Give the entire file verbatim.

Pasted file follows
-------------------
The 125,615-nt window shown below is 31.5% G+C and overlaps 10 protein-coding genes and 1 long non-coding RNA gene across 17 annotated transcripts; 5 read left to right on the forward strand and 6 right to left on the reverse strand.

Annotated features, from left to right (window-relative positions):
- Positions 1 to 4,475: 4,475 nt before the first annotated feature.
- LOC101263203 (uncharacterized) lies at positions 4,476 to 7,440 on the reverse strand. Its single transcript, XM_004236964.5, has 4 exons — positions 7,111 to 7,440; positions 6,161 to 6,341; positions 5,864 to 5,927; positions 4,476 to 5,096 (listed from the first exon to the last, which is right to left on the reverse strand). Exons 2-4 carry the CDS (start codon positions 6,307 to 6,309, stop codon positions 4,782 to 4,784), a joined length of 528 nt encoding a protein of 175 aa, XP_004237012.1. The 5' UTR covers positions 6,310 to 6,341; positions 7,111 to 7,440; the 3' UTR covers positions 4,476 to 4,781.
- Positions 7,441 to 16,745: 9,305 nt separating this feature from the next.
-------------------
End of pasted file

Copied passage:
The 125,615-nt window shown below is 31.5% G+C and overlaps 10 protein-coding genes and 1 long non-coding RNA gene across 17 annotated transcripts; 5 read left to right on the forward strand and 6 right to left on the reverse strand.

Annotated features, from left to right (window-relative positions):
- Positions 1 to 4,475: 4,475 nt before the first annotated feature.
- LOC101263203 (uncharacterized) lies at positions 4,476 to 7,440 on the reverse strand. Its single transcript, XM_004236964.5, has 4 exons — positions 7,111 to 7,440; positions 6,161 to 6,341; positions 5,864 to 5,927; positions 4,476 to 5,096 (listed from the first exon to the last, which is right to left on the reverse strand). Exons 2-4 carry the CDS (start codon positions 6,307 to 6,309, stop codon positions 4,782 to 4,784), a joined length of 528 nt encoding a protein of 175 aa, XP_004237012.1. The 5' UTR covers positions 6,310 to 6,341; positions 7,111 to 7,440; the 3' UTR covers positions 4,476 to 4,781.
- Positions 7,441 to 16,745: 9,305 nt separating this feature from the next.